Stem cells for Alzheimer's?

Approach unlikely to yield cure for the disease, experts say, although some look to endogenous stem cell manipulation

By | June 11, 2004

The death of former US President Ronald Reagan Saturday (June 5) after a decade-long struggle with Alzheimer's disease—just a month after former First Lady Nancy Reagan spoke publicly for the first time in support of stem cell research—has firmly linked stem cells with the hope for an Alzheimer's cure in the public mind. But most in the field admit it's highly unlikely that a stem cell transplant could cure or even treat Alzheimer's.

"Alzheimer's is a tough target for this sort of thing because it is widespread and it involves so many different types of neurons," Donald L. Price, director of the Alzheimer's Research Center at Johns Hopkins, told The Scientist. "There are other diseases, like Parkinson's, which may be much more amenable to stem cell therapies."

It's a matter of taking a "very narrow view or a large view," said Sam Gandy, vice chair of the National Medical Scientific Advisory Council of the Alzheimer's Association and director of the Farber Institute for Neuroscience at Thomas Jefferson Hospital in Philadelphia. Lessons that can be learned from stem cell transplants for Parkinson's and other types of neurodegenerative disease will reveal a great deal about cell signaling and cell environment that could be applied in Alzheimer's, Gandy said.

Michael Shelanski, codirector of the Taub Institute for Research on Alzheimer's Disease at Columbia University, said he and his colleagues are developing drugs that would fight the degenerative disease by strengthening the synapse. Other groups are looking at ways to block gamma secretase and beta secretase. But over the long term, the stem cells already found in the brain offer the most intriguing potential, Shelanski and others said.

In fact, argued Mark Mehler, stem cells offer the only real hope for repairing the damage Alzheimer's does to brain cells and cellular connections built up over a lifetime.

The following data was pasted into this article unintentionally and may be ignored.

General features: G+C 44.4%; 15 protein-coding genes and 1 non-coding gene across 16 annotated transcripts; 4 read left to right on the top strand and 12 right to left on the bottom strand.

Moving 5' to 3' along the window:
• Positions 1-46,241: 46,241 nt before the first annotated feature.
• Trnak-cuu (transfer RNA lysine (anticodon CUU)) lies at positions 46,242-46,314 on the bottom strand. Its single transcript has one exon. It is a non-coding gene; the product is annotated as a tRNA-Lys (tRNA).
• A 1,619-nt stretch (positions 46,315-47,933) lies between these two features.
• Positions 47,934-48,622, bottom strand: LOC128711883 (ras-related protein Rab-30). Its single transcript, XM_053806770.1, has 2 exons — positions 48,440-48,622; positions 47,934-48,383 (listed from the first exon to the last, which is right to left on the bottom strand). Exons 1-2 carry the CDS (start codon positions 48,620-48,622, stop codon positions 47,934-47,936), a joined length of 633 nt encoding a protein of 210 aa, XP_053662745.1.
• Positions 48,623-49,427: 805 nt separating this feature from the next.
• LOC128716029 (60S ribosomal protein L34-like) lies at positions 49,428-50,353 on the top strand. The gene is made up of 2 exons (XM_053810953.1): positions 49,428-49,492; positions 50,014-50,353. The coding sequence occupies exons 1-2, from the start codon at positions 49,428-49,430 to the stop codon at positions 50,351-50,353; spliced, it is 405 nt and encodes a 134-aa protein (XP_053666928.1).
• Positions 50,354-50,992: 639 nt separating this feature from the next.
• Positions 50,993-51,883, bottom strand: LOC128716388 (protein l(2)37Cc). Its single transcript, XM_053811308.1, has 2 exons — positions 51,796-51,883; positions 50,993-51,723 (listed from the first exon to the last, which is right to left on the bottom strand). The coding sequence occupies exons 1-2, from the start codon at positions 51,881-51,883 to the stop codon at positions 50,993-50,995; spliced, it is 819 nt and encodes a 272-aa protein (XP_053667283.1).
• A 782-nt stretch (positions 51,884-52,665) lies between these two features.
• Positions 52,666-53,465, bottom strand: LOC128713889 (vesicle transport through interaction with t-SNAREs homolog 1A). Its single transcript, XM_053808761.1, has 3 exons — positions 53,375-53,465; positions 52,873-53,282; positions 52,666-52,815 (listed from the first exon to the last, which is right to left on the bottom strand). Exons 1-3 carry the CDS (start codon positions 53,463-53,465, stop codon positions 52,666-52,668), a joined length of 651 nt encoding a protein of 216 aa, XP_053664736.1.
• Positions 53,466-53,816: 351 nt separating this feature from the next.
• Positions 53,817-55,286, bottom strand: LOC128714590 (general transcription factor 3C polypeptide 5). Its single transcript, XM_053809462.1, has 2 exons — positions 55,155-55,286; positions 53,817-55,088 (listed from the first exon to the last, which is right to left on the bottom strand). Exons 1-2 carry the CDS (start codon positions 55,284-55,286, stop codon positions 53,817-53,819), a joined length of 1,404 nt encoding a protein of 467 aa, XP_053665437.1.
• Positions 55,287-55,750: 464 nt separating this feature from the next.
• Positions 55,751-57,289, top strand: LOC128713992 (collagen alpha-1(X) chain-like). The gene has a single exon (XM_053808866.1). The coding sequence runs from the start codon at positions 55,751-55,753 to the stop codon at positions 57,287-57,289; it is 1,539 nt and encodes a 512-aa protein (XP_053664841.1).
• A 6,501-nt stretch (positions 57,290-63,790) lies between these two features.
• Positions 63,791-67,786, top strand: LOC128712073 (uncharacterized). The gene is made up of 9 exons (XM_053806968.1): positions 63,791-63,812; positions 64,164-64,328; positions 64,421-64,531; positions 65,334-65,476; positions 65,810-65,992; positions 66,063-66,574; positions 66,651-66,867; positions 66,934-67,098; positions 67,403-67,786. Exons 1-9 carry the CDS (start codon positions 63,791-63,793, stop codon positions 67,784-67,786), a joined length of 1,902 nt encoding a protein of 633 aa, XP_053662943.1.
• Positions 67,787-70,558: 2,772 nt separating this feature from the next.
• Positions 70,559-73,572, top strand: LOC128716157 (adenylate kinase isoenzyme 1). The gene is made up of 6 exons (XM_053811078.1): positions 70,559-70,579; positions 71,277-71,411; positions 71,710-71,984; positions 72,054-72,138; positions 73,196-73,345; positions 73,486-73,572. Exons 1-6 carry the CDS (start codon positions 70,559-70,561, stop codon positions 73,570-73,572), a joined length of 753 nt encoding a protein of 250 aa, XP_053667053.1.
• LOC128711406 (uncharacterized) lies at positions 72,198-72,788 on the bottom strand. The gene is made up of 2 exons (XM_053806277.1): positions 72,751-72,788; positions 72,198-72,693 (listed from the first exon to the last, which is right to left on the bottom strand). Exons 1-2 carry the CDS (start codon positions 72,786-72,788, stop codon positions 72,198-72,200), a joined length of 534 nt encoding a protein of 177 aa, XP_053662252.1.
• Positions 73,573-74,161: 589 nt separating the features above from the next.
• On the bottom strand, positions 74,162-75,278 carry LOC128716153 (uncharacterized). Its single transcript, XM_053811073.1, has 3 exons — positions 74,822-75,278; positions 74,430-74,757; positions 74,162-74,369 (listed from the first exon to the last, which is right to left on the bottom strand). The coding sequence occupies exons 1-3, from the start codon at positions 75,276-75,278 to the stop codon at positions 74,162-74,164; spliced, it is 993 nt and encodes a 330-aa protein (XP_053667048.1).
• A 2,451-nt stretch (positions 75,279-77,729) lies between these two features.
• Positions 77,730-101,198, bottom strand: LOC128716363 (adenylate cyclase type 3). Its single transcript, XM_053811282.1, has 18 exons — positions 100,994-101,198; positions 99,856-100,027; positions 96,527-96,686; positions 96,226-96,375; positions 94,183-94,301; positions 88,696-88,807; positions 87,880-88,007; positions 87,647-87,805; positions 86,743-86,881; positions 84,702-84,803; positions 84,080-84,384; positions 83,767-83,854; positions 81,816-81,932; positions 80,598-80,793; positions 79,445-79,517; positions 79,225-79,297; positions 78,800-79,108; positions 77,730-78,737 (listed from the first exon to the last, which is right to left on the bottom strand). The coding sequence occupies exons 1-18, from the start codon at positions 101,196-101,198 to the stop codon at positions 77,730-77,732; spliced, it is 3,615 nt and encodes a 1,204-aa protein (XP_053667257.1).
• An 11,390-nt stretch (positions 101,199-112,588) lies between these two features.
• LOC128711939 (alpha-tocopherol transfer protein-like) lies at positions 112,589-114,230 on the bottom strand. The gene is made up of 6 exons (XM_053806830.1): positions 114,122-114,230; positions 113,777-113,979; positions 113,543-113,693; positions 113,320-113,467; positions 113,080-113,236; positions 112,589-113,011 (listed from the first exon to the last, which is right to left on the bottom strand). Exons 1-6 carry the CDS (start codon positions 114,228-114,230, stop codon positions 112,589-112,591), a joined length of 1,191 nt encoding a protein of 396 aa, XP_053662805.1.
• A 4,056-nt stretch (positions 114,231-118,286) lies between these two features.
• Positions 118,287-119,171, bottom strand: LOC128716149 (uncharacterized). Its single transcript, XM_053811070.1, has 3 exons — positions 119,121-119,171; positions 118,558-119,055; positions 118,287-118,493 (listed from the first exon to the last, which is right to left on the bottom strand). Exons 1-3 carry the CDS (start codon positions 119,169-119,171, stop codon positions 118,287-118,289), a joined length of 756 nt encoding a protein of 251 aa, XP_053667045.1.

"Our ability to repair damage to the nervous system has to be focused on not just giving back the cells that have died, but giving them back in a way that allows them to incorporate" into neural networks, Mehler, who directs the Institute for Brain Disorders and Neural Regeneration at the Albert Einstein College of Medicine in the Bronx, told The Scientist. "We have to supply them in the way that they were originally generated during development through activation and maturation of endogenous adult stem cells from brain regions adjacent to the sites of irrevocable cell injury and death."

Over the past 2 years, Mehler and his colleagues have found increasing evidence that the process that leads to cell death in Alzheimer's actually begins during early embryonic development, suggesting that such vulnerable cells could be repaired with gene therapy or even replaced by stem cells.

The former first lady's May 9 speech was her first public statement on stem cell research, although her views have been known for some time. The day before Reagan's death, a bipartisan group of 58 senators sent a letter to President Bush urging him to allow federal funds for research on donated surplus embryos created by in vitro fertilization. A group of congressmen sent a similar letter to the president this April, and received what some considered a promising response from NIH Director Elias Zerhouni.

If the wave of support driven by Reagan's death does lead to a shift in Bush Administration policy, "it would be a terrific boon to the field" of Alzheimer's research, said Fred Gage, professor in the Laboratory of Genetics at the Salk Institute in San Diego. Embryonic stem cells could be engineered to express the genetic defects known to lead to Alzheimer's, he said, which would offer a molecular and cellular window into the course of the disease and could also be used to screen compounds.

Using stem cells to replace a particular type of neuron "is something that should be kept on the horizon," said Gage, "but as an immediate application is hard to fathom."

A researcher who has used stem cell transplants in mice with Alzheimer's-like memory loss to improve the animals' performance in a maze is more upbeat than most about the potential of stem cell transplants for human disease. "I do believe stem cells can do many things for Alzheimer's," Kiminobu Sugaya, a professor at the University of Central Florida, told The Scientist.

One major hurdle, according to Sugaya, would be to downregulate the production of amyloid precursor protein in the brain before transplanting stem cells. Sugaya has done research suggesting that the protein has some physiological function in the normal brain, so he is reluctant to block it entirely. Then, he said, researchers could work toward using stem cells to replace the basal forebrain cholinergic cells that are the first to die in Alzheimer's. "It could be difficult, but I think we can figure out how to make it happen," Sugaya said. Also, he noted, it would be "easy" to replace the intramural cells in the cortex that degenerate in Alzheimer's with stem cells.

Though most in the field see this strategy as unrealistic, "one always hopes to be surprised," said Price.

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